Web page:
APPLETON, Wis. (AP) — The Wisconsin Department of Justice is preparing to start familial DNA tests in hopes of generating more leads for local police, raising concerns from privacy advocates.
Post-Crescent Media reported Wednesday that the agency is double-checking the software for the tests. Local police and prosecutors would have to request the process, DOJ Division of Law Enforcement Services said.
“We’re getting to the point where we will start offering this,” O’Keefe said. “This is something that, when we’ve exhausted all leads, it could still give law enforcement a way to go after (a suspect).”
A handful of states, including California, Colorado, Texas and Virginia, use familial DNA testing, which consists of running DNA from an unknown suspect through state and federal databases in hopes of getting a partial match with someone already in the systems. Such a match would reveal a relative.
For example, an unknown offender’s DNA may not match anyone in the databases but analysts might be able to establish a partial match with the offender’s son if the son had been incarcerated and his DNA was in the system. Police could then question the son in hopes he would lead them to his father.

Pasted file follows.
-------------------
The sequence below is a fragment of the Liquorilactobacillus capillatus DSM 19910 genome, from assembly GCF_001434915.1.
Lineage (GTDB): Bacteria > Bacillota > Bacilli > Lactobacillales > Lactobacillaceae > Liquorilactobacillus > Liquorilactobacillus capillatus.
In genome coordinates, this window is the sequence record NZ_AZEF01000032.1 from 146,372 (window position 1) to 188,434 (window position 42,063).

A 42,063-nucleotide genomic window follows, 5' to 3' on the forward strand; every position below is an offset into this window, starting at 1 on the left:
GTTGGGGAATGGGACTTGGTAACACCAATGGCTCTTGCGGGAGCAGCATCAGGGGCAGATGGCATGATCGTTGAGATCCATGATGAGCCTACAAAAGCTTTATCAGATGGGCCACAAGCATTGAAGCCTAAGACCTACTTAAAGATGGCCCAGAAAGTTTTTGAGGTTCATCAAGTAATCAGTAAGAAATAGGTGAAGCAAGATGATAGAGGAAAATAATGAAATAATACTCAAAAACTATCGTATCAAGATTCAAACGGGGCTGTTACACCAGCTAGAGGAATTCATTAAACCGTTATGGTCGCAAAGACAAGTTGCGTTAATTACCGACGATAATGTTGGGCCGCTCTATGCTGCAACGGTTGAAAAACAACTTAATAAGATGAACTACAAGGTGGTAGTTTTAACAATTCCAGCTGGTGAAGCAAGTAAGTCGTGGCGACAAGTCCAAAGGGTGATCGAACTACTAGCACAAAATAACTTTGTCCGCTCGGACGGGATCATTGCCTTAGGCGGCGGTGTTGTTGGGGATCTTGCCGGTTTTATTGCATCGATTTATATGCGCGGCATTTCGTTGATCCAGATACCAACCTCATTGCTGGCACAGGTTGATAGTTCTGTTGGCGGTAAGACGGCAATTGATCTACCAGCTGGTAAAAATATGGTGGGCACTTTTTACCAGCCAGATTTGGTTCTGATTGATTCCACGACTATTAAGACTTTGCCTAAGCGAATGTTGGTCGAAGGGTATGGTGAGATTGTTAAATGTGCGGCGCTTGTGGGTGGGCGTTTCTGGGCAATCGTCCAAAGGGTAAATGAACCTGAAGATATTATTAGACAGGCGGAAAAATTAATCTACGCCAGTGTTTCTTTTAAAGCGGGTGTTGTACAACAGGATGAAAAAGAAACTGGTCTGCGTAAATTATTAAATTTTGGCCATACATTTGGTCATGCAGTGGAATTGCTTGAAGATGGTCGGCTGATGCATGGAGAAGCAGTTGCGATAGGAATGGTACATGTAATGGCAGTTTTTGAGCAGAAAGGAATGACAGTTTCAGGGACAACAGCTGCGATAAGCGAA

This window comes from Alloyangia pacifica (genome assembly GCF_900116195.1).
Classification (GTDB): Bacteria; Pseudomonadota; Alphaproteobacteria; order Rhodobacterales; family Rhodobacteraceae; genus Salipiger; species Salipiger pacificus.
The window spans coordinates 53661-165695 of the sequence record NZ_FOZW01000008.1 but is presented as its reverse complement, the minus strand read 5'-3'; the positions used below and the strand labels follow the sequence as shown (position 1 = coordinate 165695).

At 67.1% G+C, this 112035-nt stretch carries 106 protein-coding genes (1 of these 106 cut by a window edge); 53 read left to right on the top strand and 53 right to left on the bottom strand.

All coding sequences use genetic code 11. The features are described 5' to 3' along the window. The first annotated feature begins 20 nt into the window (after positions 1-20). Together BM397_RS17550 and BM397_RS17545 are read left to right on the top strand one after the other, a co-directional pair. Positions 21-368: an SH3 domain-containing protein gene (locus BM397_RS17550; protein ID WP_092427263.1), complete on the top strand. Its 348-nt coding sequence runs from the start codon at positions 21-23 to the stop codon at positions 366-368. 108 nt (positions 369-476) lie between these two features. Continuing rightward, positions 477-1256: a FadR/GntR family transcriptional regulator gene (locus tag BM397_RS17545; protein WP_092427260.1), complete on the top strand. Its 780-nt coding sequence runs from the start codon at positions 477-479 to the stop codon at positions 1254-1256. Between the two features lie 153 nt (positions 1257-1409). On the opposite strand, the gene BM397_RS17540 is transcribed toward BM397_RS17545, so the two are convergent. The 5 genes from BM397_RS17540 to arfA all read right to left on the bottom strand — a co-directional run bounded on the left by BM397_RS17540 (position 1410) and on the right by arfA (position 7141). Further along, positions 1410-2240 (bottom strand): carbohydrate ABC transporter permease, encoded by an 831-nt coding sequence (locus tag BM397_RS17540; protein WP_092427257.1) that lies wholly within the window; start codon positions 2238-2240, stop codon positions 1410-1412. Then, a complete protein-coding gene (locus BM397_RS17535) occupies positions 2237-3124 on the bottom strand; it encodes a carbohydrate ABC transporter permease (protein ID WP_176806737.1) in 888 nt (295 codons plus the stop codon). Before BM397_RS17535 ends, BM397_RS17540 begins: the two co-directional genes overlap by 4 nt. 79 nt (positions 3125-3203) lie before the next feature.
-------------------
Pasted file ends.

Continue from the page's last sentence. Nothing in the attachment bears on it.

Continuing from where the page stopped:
“The familial testing doesn’t tell us who the suspect is. There’s a lot of interviews and work that needs to be done — even with the familial results,” O’Keefe said.
Wisconsin American Civil Liberties Union Executive Director Chris Ahmuty called familial DNA testing a “fishing expedition.” He said the process is unwarranted and the Legislature should have signed off on using it.
Keith Findley, co-director of the Wisconsin Innocence Project, which works to exonerate innocent people convicted of crimes, said the procedure could help sole cold cases but he’s concerned about its implications.
“It’s a mixed bag, but one I would be very cautious about,” Findley said. “The real question is if the narrow benefits trump the social costs.”
Information from: Post-Crescent Media, http://www.postcrescent.com